A lot of what is available on lds.org is your fairly typical and expected LDS-related stuff like church lessons, stories about people helping each other, etc. It's also common to find fairly conservative resources there (not necessarily politically, but culturally and socially). But not everything is typical or conservative so I want to try to highlight some of those stories here so people can use these more progressive examples in lessons and talks since anything on lds.org is automatically approved (also, I want to do stories about women in the scriptures since the scriptures are also automatically approved).
One of those items is this video and article about Olivas Vila Aoy, a Spanish man with a fascinating life history in Spain, Mexico, Cuba, and the US in the 1800s. He did a wide variety of things including joining the LDS church in around 1880 and working on the Spanish translation of the Book of Mormon, but more importantly (and this is what the video focuses on), he made a huge difference in increasing Spanish-speaking children's access to public education in El Paso in the late 1800s.
Despite what is presented in the video, there is disagreement over Aoy's membership in the LDS Church after he left Utah and his reasons for leaving Utah. The video implies that he never left the church, but there isn't clear evidence for that since there were no branches of the church in El Paso at the time. This article gives a balanced interpretation (as opposed to sources that definitively state that Aoy left the church and this video that states that he didn't).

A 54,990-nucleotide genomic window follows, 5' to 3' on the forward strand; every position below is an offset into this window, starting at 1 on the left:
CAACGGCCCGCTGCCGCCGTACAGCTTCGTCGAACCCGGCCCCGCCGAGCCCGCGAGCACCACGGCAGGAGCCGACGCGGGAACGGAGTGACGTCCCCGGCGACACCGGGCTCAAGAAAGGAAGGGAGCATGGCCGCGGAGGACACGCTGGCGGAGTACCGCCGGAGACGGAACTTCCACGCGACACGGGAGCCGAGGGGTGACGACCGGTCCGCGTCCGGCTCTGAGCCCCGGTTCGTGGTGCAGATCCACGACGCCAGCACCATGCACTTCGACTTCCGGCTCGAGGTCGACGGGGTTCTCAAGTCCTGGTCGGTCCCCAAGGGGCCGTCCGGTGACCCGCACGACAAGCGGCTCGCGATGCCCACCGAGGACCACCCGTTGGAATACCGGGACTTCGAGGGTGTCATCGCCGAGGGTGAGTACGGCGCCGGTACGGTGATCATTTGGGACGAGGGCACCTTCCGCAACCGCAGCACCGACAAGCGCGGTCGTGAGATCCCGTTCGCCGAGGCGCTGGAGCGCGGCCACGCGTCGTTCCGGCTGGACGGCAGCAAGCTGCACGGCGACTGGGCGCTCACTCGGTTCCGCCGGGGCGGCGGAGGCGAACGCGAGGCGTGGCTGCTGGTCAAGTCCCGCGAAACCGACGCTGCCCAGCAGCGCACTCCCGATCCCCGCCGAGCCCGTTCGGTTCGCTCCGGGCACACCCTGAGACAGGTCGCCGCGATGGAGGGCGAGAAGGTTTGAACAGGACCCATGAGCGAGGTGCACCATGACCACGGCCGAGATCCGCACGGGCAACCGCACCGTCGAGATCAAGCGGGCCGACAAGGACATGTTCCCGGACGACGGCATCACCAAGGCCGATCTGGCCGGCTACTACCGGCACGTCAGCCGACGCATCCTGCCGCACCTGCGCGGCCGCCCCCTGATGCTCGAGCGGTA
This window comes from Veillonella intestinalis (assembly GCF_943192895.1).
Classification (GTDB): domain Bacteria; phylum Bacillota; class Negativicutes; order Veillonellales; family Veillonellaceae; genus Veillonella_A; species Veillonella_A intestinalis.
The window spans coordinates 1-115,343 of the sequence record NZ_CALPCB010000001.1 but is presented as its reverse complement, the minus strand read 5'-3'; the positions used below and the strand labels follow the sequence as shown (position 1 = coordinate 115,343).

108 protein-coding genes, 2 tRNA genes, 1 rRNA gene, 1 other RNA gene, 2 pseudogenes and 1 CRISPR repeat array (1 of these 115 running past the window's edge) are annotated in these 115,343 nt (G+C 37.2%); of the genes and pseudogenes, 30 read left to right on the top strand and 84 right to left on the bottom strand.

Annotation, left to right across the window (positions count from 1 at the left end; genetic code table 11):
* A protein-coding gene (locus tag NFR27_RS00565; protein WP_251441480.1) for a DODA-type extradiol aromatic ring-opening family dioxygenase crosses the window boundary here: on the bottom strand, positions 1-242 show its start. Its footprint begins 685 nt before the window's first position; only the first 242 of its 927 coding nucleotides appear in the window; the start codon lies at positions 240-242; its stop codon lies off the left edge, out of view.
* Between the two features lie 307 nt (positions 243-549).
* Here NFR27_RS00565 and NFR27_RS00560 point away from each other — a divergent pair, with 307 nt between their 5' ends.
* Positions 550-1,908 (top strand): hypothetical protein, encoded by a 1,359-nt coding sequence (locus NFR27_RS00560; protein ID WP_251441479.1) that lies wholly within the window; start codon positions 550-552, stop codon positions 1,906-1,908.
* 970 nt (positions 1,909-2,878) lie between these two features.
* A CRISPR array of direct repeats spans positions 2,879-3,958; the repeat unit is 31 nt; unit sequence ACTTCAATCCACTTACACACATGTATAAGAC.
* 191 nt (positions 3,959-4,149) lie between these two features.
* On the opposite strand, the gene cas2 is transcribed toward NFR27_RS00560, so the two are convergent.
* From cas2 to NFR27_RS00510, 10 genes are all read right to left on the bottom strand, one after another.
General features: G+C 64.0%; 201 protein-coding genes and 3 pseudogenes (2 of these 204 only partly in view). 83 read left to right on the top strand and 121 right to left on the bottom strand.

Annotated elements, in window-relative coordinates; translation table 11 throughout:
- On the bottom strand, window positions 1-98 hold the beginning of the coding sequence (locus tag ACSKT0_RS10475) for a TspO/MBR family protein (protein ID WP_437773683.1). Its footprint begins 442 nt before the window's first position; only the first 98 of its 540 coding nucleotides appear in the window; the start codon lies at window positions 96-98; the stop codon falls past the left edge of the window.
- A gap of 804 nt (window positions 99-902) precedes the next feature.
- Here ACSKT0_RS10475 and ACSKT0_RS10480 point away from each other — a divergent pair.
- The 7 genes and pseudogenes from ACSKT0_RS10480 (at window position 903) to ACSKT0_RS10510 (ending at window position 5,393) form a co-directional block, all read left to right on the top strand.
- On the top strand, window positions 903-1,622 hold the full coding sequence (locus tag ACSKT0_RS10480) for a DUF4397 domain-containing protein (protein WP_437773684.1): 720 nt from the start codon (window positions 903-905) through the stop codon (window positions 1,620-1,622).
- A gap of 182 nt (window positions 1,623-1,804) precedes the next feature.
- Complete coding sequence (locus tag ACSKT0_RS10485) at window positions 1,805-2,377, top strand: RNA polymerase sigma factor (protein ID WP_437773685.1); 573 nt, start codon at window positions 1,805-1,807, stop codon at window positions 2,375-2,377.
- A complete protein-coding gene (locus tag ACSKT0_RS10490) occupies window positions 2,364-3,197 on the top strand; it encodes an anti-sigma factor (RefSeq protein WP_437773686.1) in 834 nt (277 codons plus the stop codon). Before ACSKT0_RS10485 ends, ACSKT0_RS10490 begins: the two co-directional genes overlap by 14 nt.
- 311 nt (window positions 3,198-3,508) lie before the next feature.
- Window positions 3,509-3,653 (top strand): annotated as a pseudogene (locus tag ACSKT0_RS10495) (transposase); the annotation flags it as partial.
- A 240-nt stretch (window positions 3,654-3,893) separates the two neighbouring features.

If you're looking for a typical story about someone who had a significant connection to the LDS Church or whose actions were clearly inspired by their membership in the LDS Church, then this is not your story because Aoy may only have been a member for a few years and may have had a rather tenuous connection to the church. Instead, it's a very worthwhile story about a man, whether he was LDS at the time or not, who was committed to finding way to educate as many people as possible, especially those who didn't have access to standard educational institutions because of language and/or financial difficulties.
This story could be used in lessons or talks about the important of education, serving others, working hard despite significant difficulties and no support, consecrating your time and talents to good causes, non-native-English speaking people, positive ways to change local government policies, helping refugees and/or undocumented residents, and many more things (feel free to leave other suggestions in the comments).